(Double click on each photo to enlarge)
On the way to the reserve early this morning I stopped along the Harty Road to take this photo at Capel Hill Farm, which shows how harmony can be achieved between colours.
These new arrivals on the reserve looked charming in the early sun, the calves are Red Devon/Aberdeen Angus crosses.
Here you can see them with the low tide Swale and the mainland in the background.
Both cattle and sheep are vital tools on nature reserves, helping to create ideal grass sward heights for the various breeding birds.
Conditions on the reserve first thing were quite ideal, with unbroken sunshine and stillness and sounding quite weird as the mournful cries of Peacocks drifted across the fields from their home alongside Harty Church.
Bouyed by the fact that Sedge Warblers have been seen at Oare, just across The Swale, I walked the whole length of the wide Delph reedbeds hoping to hear one but to no avail, its normally a week or two later before they hop across the water. I ended up in the seawall hide, suitably sat amongst the reedbeds, where I waited for ages for a pair of Bearded Tits to come into clear camera range but they stubbornly stayed below reed top height, the little buggers.
One of the forms of entertainment in this particular hide is the graffiti from the visitors. Most of it refers to alleged sexual activities and positions in there, so if you ever see steam coming out of the viewing flaps anytime, I'd walk on by if I was you.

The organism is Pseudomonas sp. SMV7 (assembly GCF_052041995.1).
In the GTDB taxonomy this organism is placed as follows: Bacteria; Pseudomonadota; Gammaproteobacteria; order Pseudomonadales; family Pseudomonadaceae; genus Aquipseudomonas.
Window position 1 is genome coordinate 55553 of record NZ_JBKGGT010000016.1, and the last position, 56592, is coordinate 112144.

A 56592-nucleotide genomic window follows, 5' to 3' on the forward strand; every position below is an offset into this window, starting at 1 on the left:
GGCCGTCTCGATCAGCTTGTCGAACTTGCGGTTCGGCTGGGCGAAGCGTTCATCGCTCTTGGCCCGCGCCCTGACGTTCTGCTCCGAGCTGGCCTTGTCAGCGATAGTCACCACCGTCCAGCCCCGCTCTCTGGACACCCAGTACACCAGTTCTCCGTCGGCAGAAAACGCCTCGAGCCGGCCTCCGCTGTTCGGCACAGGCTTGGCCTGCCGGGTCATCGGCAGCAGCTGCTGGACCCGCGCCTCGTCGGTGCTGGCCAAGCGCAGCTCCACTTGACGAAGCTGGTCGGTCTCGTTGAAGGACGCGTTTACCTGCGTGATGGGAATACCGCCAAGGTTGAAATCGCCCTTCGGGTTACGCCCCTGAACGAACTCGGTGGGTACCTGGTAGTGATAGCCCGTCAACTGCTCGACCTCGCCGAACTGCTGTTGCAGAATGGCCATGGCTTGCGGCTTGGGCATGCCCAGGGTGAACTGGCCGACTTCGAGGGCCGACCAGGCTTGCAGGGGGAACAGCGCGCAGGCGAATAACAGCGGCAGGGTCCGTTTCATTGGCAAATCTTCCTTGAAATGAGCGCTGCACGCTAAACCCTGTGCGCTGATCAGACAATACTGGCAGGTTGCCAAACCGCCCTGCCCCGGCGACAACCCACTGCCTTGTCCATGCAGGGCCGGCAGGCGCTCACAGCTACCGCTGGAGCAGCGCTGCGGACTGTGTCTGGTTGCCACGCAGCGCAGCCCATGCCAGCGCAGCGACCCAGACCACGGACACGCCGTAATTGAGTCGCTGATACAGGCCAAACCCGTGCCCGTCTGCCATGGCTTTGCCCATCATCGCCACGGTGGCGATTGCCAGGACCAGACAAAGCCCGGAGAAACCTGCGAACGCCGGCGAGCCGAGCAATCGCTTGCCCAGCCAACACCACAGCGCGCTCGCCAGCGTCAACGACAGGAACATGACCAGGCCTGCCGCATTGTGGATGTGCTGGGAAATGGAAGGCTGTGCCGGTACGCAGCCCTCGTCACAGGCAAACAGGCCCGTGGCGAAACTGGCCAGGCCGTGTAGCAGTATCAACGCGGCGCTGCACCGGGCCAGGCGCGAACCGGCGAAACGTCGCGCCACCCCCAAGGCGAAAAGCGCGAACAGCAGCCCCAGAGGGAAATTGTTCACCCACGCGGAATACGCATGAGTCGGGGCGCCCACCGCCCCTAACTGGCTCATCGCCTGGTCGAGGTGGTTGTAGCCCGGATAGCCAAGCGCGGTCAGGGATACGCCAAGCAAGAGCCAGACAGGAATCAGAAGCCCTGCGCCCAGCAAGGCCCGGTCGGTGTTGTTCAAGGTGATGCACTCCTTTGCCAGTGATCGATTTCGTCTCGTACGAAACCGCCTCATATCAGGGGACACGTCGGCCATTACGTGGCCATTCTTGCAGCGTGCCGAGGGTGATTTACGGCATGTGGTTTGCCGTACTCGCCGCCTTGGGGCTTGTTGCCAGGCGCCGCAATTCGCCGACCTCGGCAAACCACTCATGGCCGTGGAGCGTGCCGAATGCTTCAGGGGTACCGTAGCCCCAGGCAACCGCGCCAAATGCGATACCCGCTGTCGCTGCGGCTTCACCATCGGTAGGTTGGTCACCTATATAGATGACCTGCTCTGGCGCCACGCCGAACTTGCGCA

I continued on my way and had a wander along some of the reserve ditches, looking in vain for a first Coot's nest. Most years, some Coots on the reserve have their first nests by mid-March but so far this year I haven't found any, which is odd, although Coot numbers are lower this Spring out there.
I did find however, some nice clumps of White Dead Nettle, as below.
One of the features of the reserve over the last ten years has been the resident flock of white geese that originally flew down from Harty Church and decided to stay. They raise some goslings every year and normaly total 20-30 birds and have now also started hybidising with the feral Greylags there - see the two photos below.
They also serve another purpose during the winter months in that being weak flyers they provide meals for the local foxes, six were killed this winter, we can't have foxes being denied their rightful meals, can we.
Likewise, I found this freshly opened Greylag's egg this morning, it and no doubt many more to come, will have helped a poor Crow from going hungry!